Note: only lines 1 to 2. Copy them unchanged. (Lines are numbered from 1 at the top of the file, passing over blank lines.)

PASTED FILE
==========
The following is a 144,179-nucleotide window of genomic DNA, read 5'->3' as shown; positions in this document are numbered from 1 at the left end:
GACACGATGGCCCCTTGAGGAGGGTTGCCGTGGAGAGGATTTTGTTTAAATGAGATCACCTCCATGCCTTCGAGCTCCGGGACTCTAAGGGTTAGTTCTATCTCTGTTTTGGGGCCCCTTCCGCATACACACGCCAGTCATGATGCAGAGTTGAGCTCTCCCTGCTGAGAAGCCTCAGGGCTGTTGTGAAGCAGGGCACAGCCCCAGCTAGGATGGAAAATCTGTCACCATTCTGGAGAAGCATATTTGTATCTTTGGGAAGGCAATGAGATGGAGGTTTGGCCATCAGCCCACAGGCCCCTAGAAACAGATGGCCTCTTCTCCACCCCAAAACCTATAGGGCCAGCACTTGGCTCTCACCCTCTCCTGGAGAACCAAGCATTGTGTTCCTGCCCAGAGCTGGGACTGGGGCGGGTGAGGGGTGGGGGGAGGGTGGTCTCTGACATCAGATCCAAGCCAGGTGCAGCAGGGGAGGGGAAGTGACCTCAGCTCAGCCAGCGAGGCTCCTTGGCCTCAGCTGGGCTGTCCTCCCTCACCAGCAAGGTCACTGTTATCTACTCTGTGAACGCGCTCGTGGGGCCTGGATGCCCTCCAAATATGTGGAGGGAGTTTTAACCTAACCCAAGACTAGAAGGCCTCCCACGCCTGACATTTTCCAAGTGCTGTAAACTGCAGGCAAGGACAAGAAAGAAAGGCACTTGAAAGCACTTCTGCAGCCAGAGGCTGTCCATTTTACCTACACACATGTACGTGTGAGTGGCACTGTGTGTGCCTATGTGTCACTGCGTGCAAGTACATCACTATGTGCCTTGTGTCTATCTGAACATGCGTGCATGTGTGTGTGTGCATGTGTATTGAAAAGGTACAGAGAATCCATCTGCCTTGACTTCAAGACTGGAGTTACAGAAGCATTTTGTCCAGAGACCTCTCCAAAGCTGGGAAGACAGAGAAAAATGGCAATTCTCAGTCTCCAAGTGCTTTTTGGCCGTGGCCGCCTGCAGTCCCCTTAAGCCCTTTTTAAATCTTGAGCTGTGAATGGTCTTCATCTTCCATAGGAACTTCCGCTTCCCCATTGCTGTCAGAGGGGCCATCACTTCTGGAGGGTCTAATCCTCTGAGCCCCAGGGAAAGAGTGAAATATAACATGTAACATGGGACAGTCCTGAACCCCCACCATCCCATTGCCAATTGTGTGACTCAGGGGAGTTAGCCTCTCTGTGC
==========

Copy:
The following is a 144,179-nucleotide window of genomic DNA, read 5'->3' as shown; positions in this document are numbered from 1 at the left end:
GACACGATGGCCCCTTGAGGAGGGTTGCCGTGGAGAGGATTTTGTTTAAATGAGATCACCTCCATGCCTTCGAGCTCCGGGACTCTAAGGGTTAGTTCTATCTCTGTTTTGGGGCCCCTTCCGCATACACACGCCAGTCATGATGCAGAGTTGAGCTCTCCCTGCTGAGAAGCCTCAGGGCTGTTGTGAAGCAGGGCACAGCCCCAGCTAGGATGGAAAATCTGTCACCATTCTGGAGAAGCATATTTGTATCTTTGGGAAGGCAATGAGATGGAGGTTTGGCCATCAGCCCACAGGCCCCTAGAAACAGATGGCCTCTTCTCCACCCCAAAACCTATAGGGCCAGCACTTGGCTCTCACCCTCTCCTGGAGAACCAAGCATTGTGTTCCTGCCCAGAGCTGGGACTGGGGCGGGTGAGGGGTGGGGGGAGGGTGGTCTCTGACATCAGATCCAAGCCAGGTGCAGCAGGGGAGGGGAAGTGACCTCAGCTCAGCCAGCGAGGCTCCTTGGCCTCAGCTGGGCTGTCCTCCCTCACCAGCAAGGTCACTGTTATCTACTCTGTGAACGCGCTCGTGGGGCCTGGATGCCCTCCAAATATGTGGAGGGAGTTTTAACCTAACCCAAGACTAGAAGGCCTCCCACGCCTGACATTTTCCAAGTGCTGTAAACTGCAGGCAAGGACAAGAAAGAAAGGCACTTGAAAGCACTTCTGCAGCCAGAGGCTGTCCATTTTACCTACACACATGTACGTGTGAGTGGCACTGTGTGTGCCTATGTGTCACTGCGTGCAAGTACATCACTATGTGCCTTGTGTCTATCTGAACATGCGTGCATGTGTGTGTGTGCATGTGTATTGAAAAGGTACAGAGAATCCATCTGCCTTGACTTCAAGACTGGAGTTACAGAAGCATTTTGTCCAGAGACCTCTCCAAAGCTGGGAAGACAGAGAAAAATGGCAATTCTCAGTCTCCAAGTGCTTTTTGGCCGTGGCCGCCTGCAGTCCCCTTAAGCCCTTTTTAAATCTTGAGCTGTGAATGGTCTTCATCTTCCATAGGAACTTCCGCTTCCCCATTGCTGTCAGAGGGGCCATCACTTCTGGAGGGTCTAATCCTCTGAGCCCCAGGGAAAGAGTGAAATATAACATGTAACATGGGACAGTCCTGAACCCCCACCATCCCATTGCCAATTGTGTGACTCAGGGGAGTTAGCCTCTCTGTGC